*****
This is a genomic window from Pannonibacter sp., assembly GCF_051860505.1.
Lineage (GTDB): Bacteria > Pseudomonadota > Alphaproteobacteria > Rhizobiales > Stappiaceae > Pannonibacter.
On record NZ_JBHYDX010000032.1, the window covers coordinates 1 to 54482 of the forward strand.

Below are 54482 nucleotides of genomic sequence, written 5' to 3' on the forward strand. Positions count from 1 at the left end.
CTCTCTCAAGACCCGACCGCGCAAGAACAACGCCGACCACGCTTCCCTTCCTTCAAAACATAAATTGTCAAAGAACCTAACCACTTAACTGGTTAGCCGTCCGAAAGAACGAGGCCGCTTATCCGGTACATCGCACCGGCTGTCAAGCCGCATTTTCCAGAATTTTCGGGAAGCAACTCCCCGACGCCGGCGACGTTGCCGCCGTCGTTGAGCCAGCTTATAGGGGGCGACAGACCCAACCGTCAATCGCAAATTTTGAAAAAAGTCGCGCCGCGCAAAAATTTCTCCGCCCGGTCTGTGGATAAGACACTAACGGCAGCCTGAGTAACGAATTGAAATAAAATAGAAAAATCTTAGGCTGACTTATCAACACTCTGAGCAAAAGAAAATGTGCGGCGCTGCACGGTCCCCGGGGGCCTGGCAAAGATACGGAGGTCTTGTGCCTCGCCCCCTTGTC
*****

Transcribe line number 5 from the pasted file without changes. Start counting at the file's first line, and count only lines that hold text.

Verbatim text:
CTCTCTCAAGACCCGACCGCGCAAGAACAACGCCGACCACGCTTCCCTTCCTTCAAAACATAAATTGTCAAAGAACCTAACCACTTAACTGGTTAGCCGTCCGAAAGAACGAGGCCGCTTATCCGGTACATCGCACCGGCTGTCAAGCCGCATTTTCCAGAATTTTCGGGAAGCAACTCCCCGACGCCGGCGACGTTGCCGCCGTCGTTGAGCCAGCTTATAGGGGGCGACAGACCCAACCGTCAATCGCAAATTTTGAAAAAAGTCGCGCCGCGCAAAAATTTCTCCGCCCGGTCTGTGGATAAGACACTAACGGCAGCCTGAGTAACGAATTGAAATAAAATAGAAAAATCTTAGGCTGACTTATCAACACTCTGAGCAAAAGAAAATGTGCGGCGCTGCACGGTCCCCGGGGGCCTGGCAAAGATACGGAGGTCTTGTGCCTCGCCCCCTTGTC